Companies can partner with organizations such as the Black Cybersecurity Association, the International Consortium of Minority Cybersecurity Professionals, Women in Cybersecurity and BlackGirlsHack, which offer training to make cybersecurity more accessible, the (ISC)² report says.

Companies must ensure purposeful inclusion and have individuals across ethnicities in all levels of the company, including in leadership roles, according to the report.

A participant in the (ISC)² study says that "many companies are still seeing DEI practices as an extracurricular or voluntary activity, and therefore not a lot of people make it a priority. Whenever there is a DEI meeting or workshop in my company it’s only us, (the Black and Hispanic folks) who show up. It’s like preaching to the choir."

Mandatory cultural sensitivity training - which includes recognizing common workplace biases and combating them with mindful exercises - will help mitigate unconscious bias, the (ISC)² report says. A respondent said that their company also "introduced diverse hiring panels for recruiting for both technical and nontechnical roles."

Jane Frankland, the author of "IN Security: Why a Failure to Attract and Retain Women in Cybersecurity Is Making Us All Less Safe," has nearly two decades of experience in cybersecurity. She says that within the sector, women are a minority and constantly need to prove their worth, especially their technical ability. "The system needs to change, and it can with better leadership, training, support and hiring processes," she says.

Frankland runs a mentorship platform for women in security, called The Source, which delivers master classes, matches women with mentors, and unites other women’s networks and training groups globally.

Job descriptions and hiring managers, according to an unidentified participant in the (ISC)² study, still "operate within a box" that is "designed by non-diverse individuals who set the bar too high and want to hire people who look different to them, but who they expect to think and act the same way as them."

Frankland says she advises companies to push back against conventional hiring that perpetuates systemic biases, and to use anonymous, skill-based assessments to find the best candidates. "As a result, they have the opportunity to uncover 60% of candidates who would have otherwise been overlooked and to increase their female hires from 30% to 45%," she adds.

There are also tools, such as those provided by U.S-based company Jobvite, that allow organizations and their employees to be more inclusive. For instance, Jobvite's job description grader is an analytical tool that can be used to review job descriptions and highlight areas that can be improved to create more inclusive job postings, according to a Jobvite spokesperson.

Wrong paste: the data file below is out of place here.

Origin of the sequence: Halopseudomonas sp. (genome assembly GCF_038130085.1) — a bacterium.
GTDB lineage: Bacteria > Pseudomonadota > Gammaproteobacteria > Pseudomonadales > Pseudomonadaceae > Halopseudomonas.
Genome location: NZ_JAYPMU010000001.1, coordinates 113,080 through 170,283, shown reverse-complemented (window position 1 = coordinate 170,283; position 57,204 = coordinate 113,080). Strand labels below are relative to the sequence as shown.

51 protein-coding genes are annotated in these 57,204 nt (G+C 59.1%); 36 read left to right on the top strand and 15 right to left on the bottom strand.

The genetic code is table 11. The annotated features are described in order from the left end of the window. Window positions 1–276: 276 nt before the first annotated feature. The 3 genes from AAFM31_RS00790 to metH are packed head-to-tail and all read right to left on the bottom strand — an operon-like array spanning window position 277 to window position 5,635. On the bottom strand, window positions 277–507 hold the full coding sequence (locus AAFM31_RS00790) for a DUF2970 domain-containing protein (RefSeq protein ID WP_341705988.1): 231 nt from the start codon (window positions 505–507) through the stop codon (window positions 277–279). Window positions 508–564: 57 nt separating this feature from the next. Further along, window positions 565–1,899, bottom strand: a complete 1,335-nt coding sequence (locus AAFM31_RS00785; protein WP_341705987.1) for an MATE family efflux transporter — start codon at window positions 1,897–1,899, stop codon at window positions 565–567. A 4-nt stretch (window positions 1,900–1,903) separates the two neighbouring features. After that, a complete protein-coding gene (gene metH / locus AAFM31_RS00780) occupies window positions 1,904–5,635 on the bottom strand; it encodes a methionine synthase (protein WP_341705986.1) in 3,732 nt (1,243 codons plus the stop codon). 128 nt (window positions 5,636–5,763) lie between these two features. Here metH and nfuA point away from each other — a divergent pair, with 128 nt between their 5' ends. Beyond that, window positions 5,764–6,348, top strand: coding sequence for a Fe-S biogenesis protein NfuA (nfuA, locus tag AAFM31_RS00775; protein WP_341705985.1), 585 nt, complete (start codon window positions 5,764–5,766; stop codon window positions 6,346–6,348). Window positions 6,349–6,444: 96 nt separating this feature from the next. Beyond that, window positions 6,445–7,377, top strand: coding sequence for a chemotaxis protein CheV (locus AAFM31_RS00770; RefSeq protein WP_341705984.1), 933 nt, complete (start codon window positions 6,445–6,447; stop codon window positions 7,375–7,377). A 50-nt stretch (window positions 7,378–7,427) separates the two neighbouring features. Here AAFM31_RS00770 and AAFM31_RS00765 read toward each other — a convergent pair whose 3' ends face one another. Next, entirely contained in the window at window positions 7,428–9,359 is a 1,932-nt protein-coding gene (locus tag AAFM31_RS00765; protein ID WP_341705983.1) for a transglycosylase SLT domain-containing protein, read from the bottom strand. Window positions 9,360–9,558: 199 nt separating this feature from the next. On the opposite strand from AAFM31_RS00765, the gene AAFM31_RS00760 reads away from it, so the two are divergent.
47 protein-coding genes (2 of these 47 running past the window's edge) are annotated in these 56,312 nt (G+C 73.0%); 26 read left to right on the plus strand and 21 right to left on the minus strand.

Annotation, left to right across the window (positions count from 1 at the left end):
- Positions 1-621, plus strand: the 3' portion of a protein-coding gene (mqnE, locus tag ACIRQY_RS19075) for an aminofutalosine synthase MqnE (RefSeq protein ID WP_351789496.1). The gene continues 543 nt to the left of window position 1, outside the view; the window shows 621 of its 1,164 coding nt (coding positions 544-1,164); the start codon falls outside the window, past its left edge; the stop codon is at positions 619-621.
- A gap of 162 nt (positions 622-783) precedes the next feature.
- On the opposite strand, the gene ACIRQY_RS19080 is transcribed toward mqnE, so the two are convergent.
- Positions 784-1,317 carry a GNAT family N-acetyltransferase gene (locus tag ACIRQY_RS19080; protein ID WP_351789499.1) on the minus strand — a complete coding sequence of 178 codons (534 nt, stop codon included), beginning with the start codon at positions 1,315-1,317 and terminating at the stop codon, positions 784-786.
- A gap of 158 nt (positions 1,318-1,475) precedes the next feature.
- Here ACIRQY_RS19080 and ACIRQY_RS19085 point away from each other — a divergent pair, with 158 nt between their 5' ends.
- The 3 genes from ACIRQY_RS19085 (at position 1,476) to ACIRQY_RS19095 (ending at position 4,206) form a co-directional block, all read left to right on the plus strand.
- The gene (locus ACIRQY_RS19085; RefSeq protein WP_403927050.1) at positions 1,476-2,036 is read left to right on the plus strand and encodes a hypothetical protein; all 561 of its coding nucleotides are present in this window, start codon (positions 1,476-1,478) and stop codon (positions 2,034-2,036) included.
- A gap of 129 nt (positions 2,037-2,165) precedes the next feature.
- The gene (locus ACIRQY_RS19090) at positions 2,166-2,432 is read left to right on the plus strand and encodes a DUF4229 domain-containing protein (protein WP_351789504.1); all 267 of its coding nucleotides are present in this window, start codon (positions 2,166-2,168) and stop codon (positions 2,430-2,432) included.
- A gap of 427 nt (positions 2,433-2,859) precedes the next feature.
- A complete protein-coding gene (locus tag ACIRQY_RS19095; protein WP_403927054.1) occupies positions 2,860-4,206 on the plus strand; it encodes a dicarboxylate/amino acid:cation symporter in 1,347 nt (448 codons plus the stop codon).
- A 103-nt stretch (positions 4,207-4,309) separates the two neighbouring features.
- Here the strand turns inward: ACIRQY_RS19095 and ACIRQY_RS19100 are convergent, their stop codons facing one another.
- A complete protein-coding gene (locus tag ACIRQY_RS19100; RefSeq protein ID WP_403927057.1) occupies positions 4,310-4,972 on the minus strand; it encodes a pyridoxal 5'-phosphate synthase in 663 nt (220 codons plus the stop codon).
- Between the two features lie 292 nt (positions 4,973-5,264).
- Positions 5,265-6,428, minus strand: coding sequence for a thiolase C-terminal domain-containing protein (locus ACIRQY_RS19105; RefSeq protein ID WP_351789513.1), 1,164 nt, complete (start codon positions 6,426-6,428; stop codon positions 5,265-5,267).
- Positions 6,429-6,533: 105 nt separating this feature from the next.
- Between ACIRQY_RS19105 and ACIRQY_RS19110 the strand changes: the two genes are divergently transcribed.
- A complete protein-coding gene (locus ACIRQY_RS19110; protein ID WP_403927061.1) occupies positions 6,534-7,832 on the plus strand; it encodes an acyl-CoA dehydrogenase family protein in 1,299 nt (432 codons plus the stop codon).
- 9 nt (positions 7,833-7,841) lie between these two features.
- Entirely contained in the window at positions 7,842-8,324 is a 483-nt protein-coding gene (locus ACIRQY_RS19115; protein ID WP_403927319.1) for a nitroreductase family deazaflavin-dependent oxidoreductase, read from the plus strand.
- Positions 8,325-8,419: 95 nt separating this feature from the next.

The tool, the company tells ISMG, allows professionals to target the areas where gender and racial bias appear in job postings, enabling them to adjust and present more inclusive descriptions for cybersecurity jobs and beyond. The company says the tool uses AI, data analytics and benchmarks - combined with current diversity and inclusion, or D&I, best practices - to analyze job descriptions and identify requirements, experiences and language that may restrict an applicant pool during screening and evaluation.

According to Meredith Patton, director of cyber operations at digital risk services provider Protection Group International, the disparity problem needs to be solved on multiple fronts -starting much earlier in the education system.

"In the U.K, the government is putting in place initiatives like CyberFirst and apprenticeships as well as working to certify university degrees," she says.

According to Courses Online, a U.K-based edtech platform, the U.K had 61% male learners and 39% females on its platform between January 2020 and Oct. 20, 2021, for its cybersecurity courses, the company tells ISMG. Among its U.S. learners, 58% were male and 42% female, it adds.

But while university degrees in cyber-related subjects are increasing in quality and availability, more apprenticeships and entry-level positions are needed to attract a more diverse field of candidates, including people from low-income backgrounds, Patton says.

In technical cybersecurity careers such as penetration testing and incident response/forensics, the scarcity of role models and mentors for women and other minority groups reflects a wider and well-documented diversity problem within STEM subjects and technology-related fields in education, Patton says.

"One of the answers is for cybersecurity providers to create more jobs that focus on training and re-skilling and to use those roles as an opportunity to bring more diversity into the team," she says.

Commercial cybersecurity providers, she adds, largely continue to insist on or search for fully qualified people who can "hit the ground running" rather than people who represent a longer-term investment for the company, she says. This tends to exclude people more likely to come from a DEI category and does nothing to level the playing field for people wanting to break into the industry with good skills but few formal qualifications, she adds.

Addressing the diversity challenge doesn’t mean altering the roles of the profession that are already being filled, but rather addressing the sector’s shortfalls through positive growth and much-needed expansion, (ISC)² tells ISMG. "There are few sectors in society that have such a profound opportunity to make a positive long-term change," it adds.

According to the organization's latest cybersecurity workforce study research, younger women are joining the cybersecurity profession at a higher rate than men. "So, slowly but surely, we are attracting and welcoming more diversity, which will add up over time," (ISC)² says.

Limitations of the Study

On the flip side, the (ISC)² report itself perhaps could have been more inclusive in its research and representation, Messdaghi says.

The report contained nothing about LGBTQ+ and the spectrum of gender diversity, Messdaghi tells ISMG. "It appears to focus solely on women and men. We have people who are nonbinary and deserve representation too. The strong membership of groups such as We Open Tech shows this," she says.

The report doesn’t explore intersectionality, she says. "Overall, I’m glad this report is opening these issues up. But as a reminder: Gender diversity doesn’t mean just women and men - it means equal opportunities and equity for all genders."


About the Author

Rashmi Ramesh

Rashmi Ramesh

Senior Subeditor, ISMG, Global News Desk

Ramesh has previously worked at companies such as TechCircle, The Economic Times and The New Indian Express, writing and editing stories on enterprise technology, consumer technology, sustainability, and diversity and inclusion.